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Why I Hate iTunes

November 13, 2017

Half of you might be saying, “dude, why?” and the other half might be saying “well, duh”.

 

I’ll explain.

 

iTunes was revolutionary in that it was the version of Napster and Limewire that should have been. Finally record labels wised up and decided to license out their client’s music. It makes sense. At that time mp3’s and iPod’s were growing in popularity. While there were other methods to upload music to your new device, there wasn’t really any way to download the music. Here comes iTunes.

 

iTunes was made in conjunction with the iPod. You could buy music there, download it straight to your iPod, and avoid going to FYE. Really genius idea.

 

Until it wasn’t.

 

See, part of what the labels didn’t realize, and hey, maybe even Apple didn’t realize this, is that the consumer no longer wanted full-length albums. They wanted singles. This essentially changed the entire game. Seeing as the consumer wanted the single, and not the album, now artists had to cater to that. Here comes every catchy hook and chorus you have heard in the past 15 years or so. The music industry forced the artists to stop being artists. What was already difficult just became more difficult.

 

Now, instead of concept albums, it was who had the greatest hit single.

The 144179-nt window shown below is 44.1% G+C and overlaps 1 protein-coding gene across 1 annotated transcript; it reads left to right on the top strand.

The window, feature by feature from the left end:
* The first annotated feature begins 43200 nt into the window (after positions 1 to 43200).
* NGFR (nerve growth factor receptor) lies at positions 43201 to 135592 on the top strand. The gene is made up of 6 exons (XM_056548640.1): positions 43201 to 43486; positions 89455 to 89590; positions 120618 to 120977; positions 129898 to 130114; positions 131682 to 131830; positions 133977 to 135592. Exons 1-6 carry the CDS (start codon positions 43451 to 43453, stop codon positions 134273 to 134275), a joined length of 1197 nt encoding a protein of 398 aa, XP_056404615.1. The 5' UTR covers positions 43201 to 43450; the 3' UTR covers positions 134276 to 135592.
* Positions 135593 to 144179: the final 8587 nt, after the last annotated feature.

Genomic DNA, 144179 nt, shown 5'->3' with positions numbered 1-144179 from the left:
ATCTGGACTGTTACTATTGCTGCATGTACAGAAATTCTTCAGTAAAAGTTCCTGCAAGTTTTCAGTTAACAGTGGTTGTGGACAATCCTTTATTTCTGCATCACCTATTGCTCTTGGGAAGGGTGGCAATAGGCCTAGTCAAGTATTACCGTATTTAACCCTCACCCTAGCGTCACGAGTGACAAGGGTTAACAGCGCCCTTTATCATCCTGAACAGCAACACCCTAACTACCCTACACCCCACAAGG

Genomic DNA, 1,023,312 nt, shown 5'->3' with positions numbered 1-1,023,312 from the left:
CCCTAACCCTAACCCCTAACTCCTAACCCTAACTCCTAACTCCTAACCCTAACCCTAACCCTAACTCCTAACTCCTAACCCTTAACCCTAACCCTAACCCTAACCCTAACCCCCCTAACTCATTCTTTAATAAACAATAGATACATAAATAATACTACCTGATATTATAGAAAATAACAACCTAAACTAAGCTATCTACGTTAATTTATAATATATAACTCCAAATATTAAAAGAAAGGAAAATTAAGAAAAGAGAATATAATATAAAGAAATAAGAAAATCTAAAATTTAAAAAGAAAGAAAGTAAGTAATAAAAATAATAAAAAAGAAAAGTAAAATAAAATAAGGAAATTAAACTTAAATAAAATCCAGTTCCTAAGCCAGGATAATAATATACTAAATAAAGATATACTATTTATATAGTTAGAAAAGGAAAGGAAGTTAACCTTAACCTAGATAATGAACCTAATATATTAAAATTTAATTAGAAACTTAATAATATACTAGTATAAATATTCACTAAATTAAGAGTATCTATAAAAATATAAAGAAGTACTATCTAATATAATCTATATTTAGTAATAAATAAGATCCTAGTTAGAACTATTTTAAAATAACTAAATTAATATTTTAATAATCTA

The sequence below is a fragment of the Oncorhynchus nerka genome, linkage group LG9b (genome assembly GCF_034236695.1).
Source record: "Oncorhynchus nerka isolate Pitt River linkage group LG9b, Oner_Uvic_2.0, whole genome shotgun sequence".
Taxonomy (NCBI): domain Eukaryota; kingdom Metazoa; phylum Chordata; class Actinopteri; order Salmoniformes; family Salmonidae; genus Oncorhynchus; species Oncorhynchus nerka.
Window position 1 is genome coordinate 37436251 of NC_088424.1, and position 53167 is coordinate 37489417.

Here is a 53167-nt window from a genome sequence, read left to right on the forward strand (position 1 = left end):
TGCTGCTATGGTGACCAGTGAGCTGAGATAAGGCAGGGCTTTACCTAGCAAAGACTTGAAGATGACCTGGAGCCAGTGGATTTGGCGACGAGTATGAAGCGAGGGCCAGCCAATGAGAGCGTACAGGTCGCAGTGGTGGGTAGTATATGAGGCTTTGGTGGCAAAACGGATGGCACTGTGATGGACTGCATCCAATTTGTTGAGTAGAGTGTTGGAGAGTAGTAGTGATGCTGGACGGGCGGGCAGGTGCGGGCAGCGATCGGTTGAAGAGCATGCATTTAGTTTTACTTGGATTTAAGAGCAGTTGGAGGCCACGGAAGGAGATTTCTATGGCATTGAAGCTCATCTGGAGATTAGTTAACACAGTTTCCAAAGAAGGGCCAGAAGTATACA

Of course I am not naïve and recognize every album wasn’t a concept album (unfortunately – they’re my favorite kind) but still, that died out.

 

It became mechanical. Making music for these established musicians was no longer about the art, it couldn’t be. The average consumer wanted something catchy, something they could bob their heads to. I honestly believe this played a role in the growth of hardcore (not to put down hardcore though – I’m a big fan of the genre and sub-genres, typically).

 

So for that, yes, I hate iTunes. With a passion. Granted they just found a way to make money off of the business model Napster and Limewire provided but they also killed a part of the music industry. And for that, I cannot forgive them.

 

What is interesting about this though is the consumer. See, prior to iTunes, Napster, and Limewire, consumers didn’t bitch about buying the entire album because it was all they knew. Then, free downloads came and they saw the benefit. Now, I know very few people who continue to buy full length albums. Why bother? They saw the music video, they like it, but why spend the extra money on the rest of the album?

 

Fools. All of them. Absolute fools. There is more to an album than it’s single

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